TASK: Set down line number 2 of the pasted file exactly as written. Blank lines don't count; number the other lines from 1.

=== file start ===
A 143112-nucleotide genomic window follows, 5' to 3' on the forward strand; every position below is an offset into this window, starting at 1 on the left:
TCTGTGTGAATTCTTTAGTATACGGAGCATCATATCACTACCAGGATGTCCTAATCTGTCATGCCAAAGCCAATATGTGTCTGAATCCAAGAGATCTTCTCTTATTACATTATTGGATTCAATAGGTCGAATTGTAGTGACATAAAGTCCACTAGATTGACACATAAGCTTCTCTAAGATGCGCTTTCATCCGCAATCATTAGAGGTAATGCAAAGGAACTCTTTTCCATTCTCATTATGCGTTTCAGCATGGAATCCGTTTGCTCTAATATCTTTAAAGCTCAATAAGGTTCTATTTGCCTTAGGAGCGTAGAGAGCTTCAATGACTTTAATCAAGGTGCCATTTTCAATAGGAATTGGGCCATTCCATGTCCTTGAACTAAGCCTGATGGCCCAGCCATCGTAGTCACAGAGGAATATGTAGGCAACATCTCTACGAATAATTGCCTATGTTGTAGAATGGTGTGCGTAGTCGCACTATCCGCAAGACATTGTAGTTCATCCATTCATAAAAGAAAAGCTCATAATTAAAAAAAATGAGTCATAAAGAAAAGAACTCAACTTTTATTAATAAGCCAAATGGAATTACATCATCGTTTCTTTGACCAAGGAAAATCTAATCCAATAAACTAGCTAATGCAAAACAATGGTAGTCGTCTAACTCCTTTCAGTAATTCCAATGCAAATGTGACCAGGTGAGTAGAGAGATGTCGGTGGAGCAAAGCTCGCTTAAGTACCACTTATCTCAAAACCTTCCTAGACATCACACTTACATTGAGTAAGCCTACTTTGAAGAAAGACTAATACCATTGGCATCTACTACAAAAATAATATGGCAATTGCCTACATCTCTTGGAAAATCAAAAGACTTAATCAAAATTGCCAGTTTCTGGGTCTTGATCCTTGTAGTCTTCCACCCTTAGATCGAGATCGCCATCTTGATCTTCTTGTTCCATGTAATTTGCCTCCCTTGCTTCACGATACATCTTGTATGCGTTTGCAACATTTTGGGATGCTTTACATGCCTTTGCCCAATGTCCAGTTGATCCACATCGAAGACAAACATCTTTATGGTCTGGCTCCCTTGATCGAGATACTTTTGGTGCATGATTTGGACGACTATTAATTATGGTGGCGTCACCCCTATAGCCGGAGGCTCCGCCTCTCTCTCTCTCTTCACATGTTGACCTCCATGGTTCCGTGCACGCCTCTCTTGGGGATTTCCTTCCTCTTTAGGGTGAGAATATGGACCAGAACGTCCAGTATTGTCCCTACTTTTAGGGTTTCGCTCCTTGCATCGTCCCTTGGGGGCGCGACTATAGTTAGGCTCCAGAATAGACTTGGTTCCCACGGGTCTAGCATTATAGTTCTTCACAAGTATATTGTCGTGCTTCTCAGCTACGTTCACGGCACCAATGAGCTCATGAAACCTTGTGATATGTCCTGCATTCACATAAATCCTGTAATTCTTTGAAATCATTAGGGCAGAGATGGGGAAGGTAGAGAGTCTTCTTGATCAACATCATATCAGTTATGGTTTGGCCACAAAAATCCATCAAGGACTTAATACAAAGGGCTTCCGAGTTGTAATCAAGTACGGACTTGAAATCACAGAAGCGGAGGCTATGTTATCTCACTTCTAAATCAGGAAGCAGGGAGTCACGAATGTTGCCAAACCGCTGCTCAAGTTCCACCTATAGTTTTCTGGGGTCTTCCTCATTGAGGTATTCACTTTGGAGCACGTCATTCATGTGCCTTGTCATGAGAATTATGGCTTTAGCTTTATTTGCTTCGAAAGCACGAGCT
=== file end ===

TCTGTGTGAATTCTTTAGTATACGGAGCATCATATCACTACCAGGATGTCCTAATCTGTCATGCCAAAGCCAATATGTGTCTGAATCCAAGAGATCTTCTCTTATTACATTATTGGATTCAATAGGTCGAATTGTAGTGACATAAAGTCCACTAGATTGACACATAAGCTTCTCTAAGATGCGCTTTCATCCGCAATCATTAGAGGTAATGCAAAGGAACTCTTTTCCATTCTCATTATGCGTTTCAGCATGGAATCCGTTTGCTCTAATATCTTTAAAGCTCAATAAGGTTCTATTTGCCTTAGGAGCGTAGAGAGCTTCAATGACTTTAATCAAGGTGCCATTTTCAATAGGAATTGGGCCATTCCATGTCCTTGAACTAAGCCTGATGGCCCAGCCATCGTAGTCACAGAGGAATATGTAGGCAACATCTCTACGAATAATTGCCTATGTTGTAGAATGGTGTGCGTAGTCGCACTATCCGCAAGACATTGTAGTTCATCCATTCATAAAAGAAAAGCTCATAATTAAAAAAAATGAGTCATAAAGAAAAGAACTCAACTTTTATTAATAAGCCAAATGGAATTACATCATCGTTTCTTTGACCAAGGAAAATCTAATCCAATAAACTAGCTAATGCAAAACAATGGTAGTCGTCTAACTCCTTTCAGTAATTCCAATGCAAATGTGACCAGGTGAGTAGAGAGATGTCGGTGGAGCAAAGCTCGCTTAAGTACCACTTATCTCAAAACCTTCCTAGACATCACACTTACATTGAGTAAGCCTACTTTGAAGAAAGACTAATACCATTGGCATCTACTACAAAAATAATATGGCAATTGCCTACATCTCTTGGAAAATCAAAAGACTTAATCAAAATTGCCAGTTTCTGGGTCTTGATCCTTGTAGTCTTCCACCCTTAGATCGAGATCGCCATCTTGATCTTCTTGTTCCATGTAATTTGCCTCCCTTGCTTCACGATACATCTTGTATGCGTTTGCAACATTTTGGGATGCTTTACATGCCTTTGCCCAATGTCCAGTTGATCCACATCGAAGACAAACATCTTTATGGTCTGGCTCCCTTGATCGAGATACTTTTGGTGCATGATTTGGACGACTATTAATTATGGTGGCGTCACCCCTATAGCCGGAGGCTCCGCCTCTCTCTCTCTCTTCACATGTTGACCTCCATGGTTCCGTGCACGCCTCTCTTGGGGATTTCCTTCCTCTTTAGGGTGAGAATATGGACCAGAACGTCCAGTATTGTCCCTACTTTTAGGGTTTCGCTCCTTGCATCGTCCCTTGGGGGCGCGACTATAGTTAGGCTCCAGAATAGACTTGGTTCCCACGGGTCTAGCATTATAGTTCTTCACAAGTATATTGTCGTGCTTCTCAGCTACGTTCACGGCACCAATGAGCTCATGAAACCTTGTGATATGTCCTGCATTCACATAAATCCTGTAATTCTTTGAAATCATTAGGGCAGAGATGGGGAAGGTAGAGAGTCTTCTTGATCAACATCATATCAGTTATGGTTTGGCCACAAAAATCCATCAAGGACTTAATACAAAGGGCTTCCGAGTTGTAATCAAGTACGGACTTGAAATCACAGAAGCGGAGGCTATGTTATCTCACTTCTAAATCAGGAAGCAGGGAGTCACGAATGTTGCCAAACCGCTGCTCAAGTTCCACCTATAGTTTTCTGGGGTCTTCCTCATTGAGGTATTCACTTTGGAGCACGTCATTCATGTGCCTTGTCATGAGAATTATGGCTTTAGCTTTATTTGCTTCGAAAGCACGAGCT